Wounded war hero marries injured comrades sister meeting hospital

A soldier injured in Afghanistan met his future wife as she visited her brother in hospital after he was hurt in the same gun battle.
Kingsman Harrison Greaves, 19, was wounded by gunfire when his platoon came under attack in Helmand province in May last year.
He suffered from injuries to his left arm but did not notice he had been hit and continued to fight for another 20 minutes.
His future brother-in-law Corporal Chris McInerney, 24, was shot minutes later in the same fire-fight.
Harrison Greaves proposed to his future wife a year to the day that he was shot
Harrison Greaves proposed to his future wife a year to the day that he was injured by the Taliban
It was when his sister Atonia Ifould, 21, came to visit him at Selly Oak Military Hospital in Birmingham that she met Mr Greaves.
'We went in to see Chris and I heard Harrison complaining about his earphones not working,' she explained.
'I saw him and I thought, "ooh he's alright". They were shot on the same day. They were in the same regiment but didn't really know each other before.
'They were injured in the same battle and were on the same helicopter out.'
She asked her brother about Mr Greaves, who was in the bed opposite, and discovered he helped wheel her brother into hospital.
Mr Greaves suffered from injuries to his left arm but did not notice he had been hit and continued to fight for another 20 minutes.
Mr Greaves suffered from injuries to his left arm but did not notice he had been hit and continued to fight for another 20 minutes.
She took a note of his name before contacting him on Facebook once she got home.
The care worker sent him a message praising his bravery and they started emailing and sending text messages to one another before arranging a first date two weeks later when he was discharged.
She said: 'I'm really happy now. Harrison and I think it's fate that he got shot because it allowed him to meet me.'
The pair tied the knot at a hotel in Darwen, Lancashire, and are planning their honeymoon before moving in together at Mr Greaves's UK military base.
Mrs Greaves wore a flowing white gown, with pink bridesmaids in tow, and Harrison, who has served in Canada and Cyprus, wore his military uniform for the civil ceremony in a Lancashire hotel.

She added: 'I'm excited to spend the rest of my life with him.'

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 (this story was sent to me by my Aunt through email - I thought I'd share it with the rest of you, enjoy)


Richard, my husband, never really talked a lot about his time in Viet Nam, other than he had been shot by a sniper. However, he had a rather grainy, 8 x 10 black and white photo he had taken at a USO show of Ann Margret with Bob Hope in the background that was one of his treasures.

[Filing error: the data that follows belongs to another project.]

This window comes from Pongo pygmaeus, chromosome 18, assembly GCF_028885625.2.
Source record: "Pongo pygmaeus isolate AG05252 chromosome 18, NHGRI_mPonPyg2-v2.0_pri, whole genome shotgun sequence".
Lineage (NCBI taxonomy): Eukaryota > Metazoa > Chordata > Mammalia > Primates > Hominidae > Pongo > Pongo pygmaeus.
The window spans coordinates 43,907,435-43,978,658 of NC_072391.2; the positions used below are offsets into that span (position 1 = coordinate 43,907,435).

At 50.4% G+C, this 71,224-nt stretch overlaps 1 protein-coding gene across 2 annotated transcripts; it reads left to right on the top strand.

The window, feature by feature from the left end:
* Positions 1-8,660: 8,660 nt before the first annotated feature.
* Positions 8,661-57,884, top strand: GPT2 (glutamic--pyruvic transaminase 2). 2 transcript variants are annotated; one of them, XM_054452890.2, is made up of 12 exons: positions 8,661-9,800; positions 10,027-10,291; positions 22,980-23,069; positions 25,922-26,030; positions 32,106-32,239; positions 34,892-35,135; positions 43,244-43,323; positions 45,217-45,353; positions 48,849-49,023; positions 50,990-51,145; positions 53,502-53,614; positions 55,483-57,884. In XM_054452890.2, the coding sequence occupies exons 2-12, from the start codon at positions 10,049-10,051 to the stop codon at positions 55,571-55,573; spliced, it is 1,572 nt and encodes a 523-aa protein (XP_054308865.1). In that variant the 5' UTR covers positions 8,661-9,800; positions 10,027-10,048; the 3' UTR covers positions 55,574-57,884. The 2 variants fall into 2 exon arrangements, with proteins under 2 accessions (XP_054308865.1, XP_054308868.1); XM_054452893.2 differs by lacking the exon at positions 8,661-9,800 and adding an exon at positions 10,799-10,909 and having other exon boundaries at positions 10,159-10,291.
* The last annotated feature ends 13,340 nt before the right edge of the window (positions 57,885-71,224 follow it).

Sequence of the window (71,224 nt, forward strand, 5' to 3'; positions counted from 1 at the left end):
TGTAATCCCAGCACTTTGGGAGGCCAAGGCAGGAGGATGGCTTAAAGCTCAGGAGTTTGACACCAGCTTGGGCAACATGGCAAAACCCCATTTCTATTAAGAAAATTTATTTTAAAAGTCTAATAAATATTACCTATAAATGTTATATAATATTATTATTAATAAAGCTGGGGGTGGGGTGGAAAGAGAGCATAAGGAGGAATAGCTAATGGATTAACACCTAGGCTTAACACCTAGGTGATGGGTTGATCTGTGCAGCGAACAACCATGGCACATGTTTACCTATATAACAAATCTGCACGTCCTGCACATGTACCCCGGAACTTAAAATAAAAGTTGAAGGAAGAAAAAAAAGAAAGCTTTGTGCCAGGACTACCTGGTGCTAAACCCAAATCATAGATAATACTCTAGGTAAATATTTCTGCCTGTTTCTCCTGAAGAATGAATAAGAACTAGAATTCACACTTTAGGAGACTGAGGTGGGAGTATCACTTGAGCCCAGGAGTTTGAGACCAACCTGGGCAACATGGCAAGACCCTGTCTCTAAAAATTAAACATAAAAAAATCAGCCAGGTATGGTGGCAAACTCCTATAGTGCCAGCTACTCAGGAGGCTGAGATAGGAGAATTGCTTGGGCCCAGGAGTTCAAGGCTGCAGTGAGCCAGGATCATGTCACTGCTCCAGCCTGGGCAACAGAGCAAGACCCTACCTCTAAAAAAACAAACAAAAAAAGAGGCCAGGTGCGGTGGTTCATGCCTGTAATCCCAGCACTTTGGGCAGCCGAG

A few years ago, Ann Margret was doing a book signing at a local bookstore. Richard wanted to see if he could get her to sign the treasured photo so he arrived at the bookstore at 12 o'clock for the 7:30 signing.
When I got there after work, the line went all the way around the bookstore, circled the parking lot, and disappeared behind a parking garage. Before her appearance, bookstore employees announced that she would sign only her book and no memorabilia would be permitted.
Richard was disappointed, but wanted to show her the photo and let her know how much those shows meant to lonely GI's so far from home. Ann Margret came out looking as beautiful as ever and, as second in line, it was soon Richard's turn.
He presented the book for her signature and then took out the photo. When he did, there were many shouts from the employees that she would not sign it. Richard said, "I understand. I just wanted her to see it."
She took one look at the photo, tears welled up in her eyes and she said, "This is one of my gentlemen from Viet Nam and I most certainly will sign his photo. I know what these men did for their country and I always have time for 'my gentlemen."
With that, she pulled Richard across the table and planted a big kiss on him. She then made quite a to-do about the bravery of the young men she met over the years, how much she admired them, and how much she appreciated them. There weren't too many dry eyes among those close enough to hear. She then posed for pictures and acted as if he were the only one there.
Later at dinner, Richard was very quiet. When I asked if he'd like to talk about it, my big, strong husband broke down in tears... "That's the first time anyone ever thanked me for my time in the Army." he said.
That night was a turning point for him. He walked a little straighter and, for the first time in years, was proud to have been a Vet. I'll never forget Ann Margret for her graciousness and how much that small act of kindness meant to my husband.
I now make it a point to say 'Thank you' to every person I come across who served in our Armed Forces. Freedom does not come cheap and I am grateful for all those who have served their country.
Author Unknown
Note: I have searched to find out if this story is true, and every indication, including a response from Ann Margret's representatives state that yes, this is a true story. Unfortunately I cannot confirm with certainty who the author is.